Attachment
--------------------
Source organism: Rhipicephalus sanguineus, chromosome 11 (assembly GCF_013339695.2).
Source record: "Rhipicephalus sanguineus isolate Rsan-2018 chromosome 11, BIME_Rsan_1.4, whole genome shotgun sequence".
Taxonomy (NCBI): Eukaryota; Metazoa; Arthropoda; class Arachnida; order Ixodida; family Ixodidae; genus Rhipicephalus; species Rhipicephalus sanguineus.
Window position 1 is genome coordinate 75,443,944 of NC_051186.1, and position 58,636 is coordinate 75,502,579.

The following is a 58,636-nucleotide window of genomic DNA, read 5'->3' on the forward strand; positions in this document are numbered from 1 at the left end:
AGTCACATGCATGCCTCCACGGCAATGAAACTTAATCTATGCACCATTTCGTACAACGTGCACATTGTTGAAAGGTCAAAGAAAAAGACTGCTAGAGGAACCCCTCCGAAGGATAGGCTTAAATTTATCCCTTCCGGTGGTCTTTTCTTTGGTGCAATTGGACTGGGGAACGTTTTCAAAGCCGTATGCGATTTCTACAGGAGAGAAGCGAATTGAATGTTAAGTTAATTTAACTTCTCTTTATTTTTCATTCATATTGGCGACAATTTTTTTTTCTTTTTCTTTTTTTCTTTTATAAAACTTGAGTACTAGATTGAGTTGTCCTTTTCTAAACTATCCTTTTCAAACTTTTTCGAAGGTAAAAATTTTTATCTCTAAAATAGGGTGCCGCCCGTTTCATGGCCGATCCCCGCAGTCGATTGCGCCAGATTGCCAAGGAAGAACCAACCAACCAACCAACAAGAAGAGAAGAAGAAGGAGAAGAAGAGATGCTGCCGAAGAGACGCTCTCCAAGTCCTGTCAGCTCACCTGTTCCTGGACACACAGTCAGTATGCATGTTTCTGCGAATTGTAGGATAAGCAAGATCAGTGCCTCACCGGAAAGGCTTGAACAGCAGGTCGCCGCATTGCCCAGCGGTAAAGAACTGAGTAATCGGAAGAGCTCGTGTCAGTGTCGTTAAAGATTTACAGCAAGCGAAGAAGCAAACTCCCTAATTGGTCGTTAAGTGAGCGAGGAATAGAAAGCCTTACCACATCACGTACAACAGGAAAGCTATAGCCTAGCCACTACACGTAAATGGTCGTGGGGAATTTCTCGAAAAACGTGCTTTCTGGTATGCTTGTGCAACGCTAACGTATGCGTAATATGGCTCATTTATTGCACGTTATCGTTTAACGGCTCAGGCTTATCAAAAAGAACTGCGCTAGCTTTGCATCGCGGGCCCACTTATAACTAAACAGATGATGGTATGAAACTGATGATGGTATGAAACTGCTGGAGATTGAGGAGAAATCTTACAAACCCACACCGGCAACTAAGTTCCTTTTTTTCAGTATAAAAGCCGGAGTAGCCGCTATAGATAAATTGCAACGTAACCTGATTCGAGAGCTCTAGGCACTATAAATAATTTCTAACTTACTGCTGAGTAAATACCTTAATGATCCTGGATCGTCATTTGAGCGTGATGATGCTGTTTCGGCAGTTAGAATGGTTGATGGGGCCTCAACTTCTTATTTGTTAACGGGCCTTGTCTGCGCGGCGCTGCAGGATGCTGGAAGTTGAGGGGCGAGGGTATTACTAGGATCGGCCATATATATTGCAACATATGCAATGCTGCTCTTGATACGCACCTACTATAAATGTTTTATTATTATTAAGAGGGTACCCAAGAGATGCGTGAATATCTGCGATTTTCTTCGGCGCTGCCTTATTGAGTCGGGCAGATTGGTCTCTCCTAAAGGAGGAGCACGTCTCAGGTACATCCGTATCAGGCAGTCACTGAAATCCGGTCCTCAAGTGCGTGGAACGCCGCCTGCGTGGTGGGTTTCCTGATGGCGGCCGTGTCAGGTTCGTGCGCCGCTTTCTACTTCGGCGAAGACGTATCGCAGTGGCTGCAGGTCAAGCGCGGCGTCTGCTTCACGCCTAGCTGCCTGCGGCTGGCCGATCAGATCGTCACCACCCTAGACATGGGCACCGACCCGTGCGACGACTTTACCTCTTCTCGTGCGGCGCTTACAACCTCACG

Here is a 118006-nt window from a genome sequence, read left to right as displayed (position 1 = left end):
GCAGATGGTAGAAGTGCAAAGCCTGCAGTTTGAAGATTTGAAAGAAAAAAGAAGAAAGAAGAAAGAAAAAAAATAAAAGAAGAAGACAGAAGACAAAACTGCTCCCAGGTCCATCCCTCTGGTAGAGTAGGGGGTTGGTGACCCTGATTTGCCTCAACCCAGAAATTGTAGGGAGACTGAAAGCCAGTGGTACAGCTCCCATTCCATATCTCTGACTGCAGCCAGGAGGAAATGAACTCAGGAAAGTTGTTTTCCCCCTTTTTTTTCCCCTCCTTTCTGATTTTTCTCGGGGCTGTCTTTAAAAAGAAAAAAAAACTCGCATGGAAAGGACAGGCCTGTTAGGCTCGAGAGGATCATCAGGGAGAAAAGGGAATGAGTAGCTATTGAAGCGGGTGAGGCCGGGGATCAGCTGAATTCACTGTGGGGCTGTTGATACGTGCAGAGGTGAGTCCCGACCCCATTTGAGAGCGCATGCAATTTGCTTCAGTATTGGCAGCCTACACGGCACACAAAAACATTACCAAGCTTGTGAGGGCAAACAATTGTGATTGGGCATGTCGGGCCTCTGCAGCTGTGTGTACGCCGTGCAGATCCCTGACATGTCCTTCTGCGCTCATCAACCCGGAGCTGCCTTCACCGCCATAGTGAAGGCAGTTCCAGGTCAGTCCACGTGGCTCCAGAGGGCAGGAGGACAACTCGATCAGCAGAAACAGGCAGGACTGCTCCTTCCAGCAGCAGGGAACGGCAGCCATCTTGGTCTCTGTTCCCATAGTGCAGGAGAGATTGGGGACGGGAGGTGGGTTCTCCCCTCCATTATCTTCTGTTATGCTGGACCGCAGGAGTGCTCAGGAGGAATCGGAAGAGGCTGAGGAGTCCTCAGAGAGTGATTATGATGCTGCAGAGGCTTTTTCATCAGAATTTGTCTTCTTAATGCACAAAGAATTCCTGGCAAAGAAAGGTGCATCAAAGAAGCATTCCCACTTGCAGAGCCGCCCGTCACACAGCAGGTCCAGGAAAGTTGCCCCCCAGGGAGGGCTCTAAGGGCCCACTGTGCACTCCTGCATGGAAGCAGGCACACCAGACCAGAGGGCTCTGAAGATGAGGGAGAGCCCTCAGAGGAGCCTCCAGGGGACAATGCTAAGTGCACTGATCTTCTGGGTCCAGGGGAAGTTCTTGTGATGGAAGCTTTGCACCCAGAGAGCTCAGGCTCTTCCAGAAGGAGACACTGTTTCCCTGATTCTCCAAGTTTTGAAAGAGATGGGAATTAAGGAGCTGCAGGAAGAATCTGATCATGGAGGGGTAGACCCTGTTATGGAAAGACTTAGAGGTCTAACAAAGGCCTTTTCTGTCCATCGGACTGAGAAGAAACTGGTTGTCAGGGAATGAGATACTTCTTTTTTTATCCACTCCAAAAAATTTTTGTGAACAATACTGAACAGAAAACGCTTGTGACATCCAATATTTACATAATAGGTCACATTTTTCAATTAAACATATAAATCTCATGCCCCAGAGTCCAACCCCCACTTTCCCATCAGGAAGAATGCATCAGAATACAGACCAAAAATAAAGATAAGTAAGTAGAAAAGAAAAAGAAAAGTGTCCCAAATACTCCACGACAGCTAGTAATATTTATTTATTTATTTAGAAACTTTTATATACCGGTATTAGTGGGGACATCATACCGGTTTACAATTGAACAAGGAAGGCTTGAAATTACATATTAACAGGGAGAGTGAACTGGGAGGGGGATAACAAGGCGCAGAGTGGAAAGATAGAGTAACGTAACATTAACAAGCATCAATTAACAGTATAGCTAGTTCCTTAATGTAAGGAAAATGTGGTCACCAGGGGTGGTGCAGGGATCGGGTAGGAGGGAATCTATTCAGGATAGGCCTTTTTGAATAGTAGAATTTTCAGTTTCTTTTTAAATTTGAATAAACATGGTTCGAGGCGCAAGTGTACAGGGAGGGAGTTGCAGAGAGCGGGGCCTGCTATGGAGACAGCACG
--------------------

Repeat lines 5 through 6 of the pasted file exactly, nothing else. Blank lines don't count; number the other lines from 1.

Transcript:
The following is a 58,636-nucleotide window of genomic DNA, read 5'->3' on the forward strand; positions in this document are numbered from 1 at the left end:
AGTCACATGCATGCCTCCACGGCAATGAAACTTAATCTATGCACCATTTCGTACAACGTGCACATTGTTGAAAGGTCAAAGAAAAAGACTGCTAGAGGAACCCCTCCGAAGGATAGGCTTAAATTTATCCCTTCCGGTGGTCTTTTCTTTGGTGCAATTGGACTGGGGAACGTTTTCAAAGCCGTATGCGATTTCTACAGGAGAGAAGCGAATTGAATGTTAAGTTAATTTAACTTCTCTTTATTTTTCATTCATATTGGCGACAATTTTTTTTTCTTTTTCTTTTTTTCTTTTATAAAACTTGAGTACTAGATTGAGTTGTCCTTTTCTAAACTATCCTTTTCAAACTTTTTCGAAGGTAAAAATTTTTATCTCTAAAATAGGGTGCCGCCCGTTTCATGGCCGATCCCCGCAGTCGATTGCGCCAGATTGCCAAGGAAGAACCAACCAACCAACCAACAAGAAGAGAAGAAGAAGGAGAAGAAGAGATGCTGCCGAAGAGACGCTCTCCAAGTCCTGTCAGCTCACCTGTTCCTGGACACACAGTCAGTATGCATGTTTCTGCGAATTGTAGGATAAGCAAGATCAGTGCCTCACCGGAAAGGCTTGAACAGCAGGTCGCCGCATTGCCCAGCGGTAAAGAACTGAGTAATCGGAAGAGCTCGTGTCAGTGTCGTTAAAGATTTACAGCAAGCGAAGAAGCAAACTCCCTAATTGGTCGTTAAGTGAGCGAGGAATAGAAAGCCTTACCACATCACGTACAACAGGAAAGCTATAGCCTAGCCACTACACGTAAATGGTCGTGGGGAATTTCTCGAAAAACGTGCTTTCTGGTATGCTTGTGCAACGCTAACGTATGCGTAATATGGCTCATTTATTGCACGTTATCGTTTAACGGCTCAGGCTTATCAAAAAGAACTGCGCTAGCTTTGCATCGCGGGCCCACTTATAACTAAACAGATGATGGTATGAAACTGATGATGGTATGAAACTGCTGGAGATTGAGGAGAAATCTTACAAACCCACACCGGCAACTAAGTTCCTTTTTTTCAGTATAAAAGCCGGAGTAGCCGCTATAGATAAATTGCAACGTAACCTGATTCGAGAGCTCTAGGCACTATAAATAATTTCTAACTTACTGCTGAGTAAATACCTTAATGATCCTGGATCGTCATTTGAGCGTGATGATGCTGTTTCGGCAGTTAGAATGGTTGATGGGGCCTCAACTTCTTATTTGTTAACGGGCCTTGTCTGCGCGGCGCTGCAGGATGCTGGAAGTTGAGGGGCGAGGGTATTACTAGGATCGGCCATATATATTGCAACATATGCAATGCTGCTCTTGATACGCACCTACTATAAATGTTTTATTATTATTAAGAGGGTACCCAAGAGATGCGTGAATATCTGCGATTTTCTTCGGCGCTGCCTTATTGAGTCGGGCAGATTGGTCTCTCCTAAAGGAGGAGCACGTCTCAGGTACATCCGTATCAGGCAGTCACTGAAATCCGGTCCTCAAGTGCGTGGAACGCCGCCTGCGTGGTGGGTTTCCTGATGGCGGCCGTGTCAGGTTCGTGCGCCGCTTTCTACTTCGGCGAAGACGTATCGCAGTGGCTGCAGGTCAAGCGCGGCGTCTGCTTCACGCCTAGCTGCCTGCGGCTGGCCGATCAGATCGTCACCACCCTAGACATGGGCACCGACCCGTGCGACGACTTTACCTCTTCTCGTGCGGCGCTTACAACCTCACG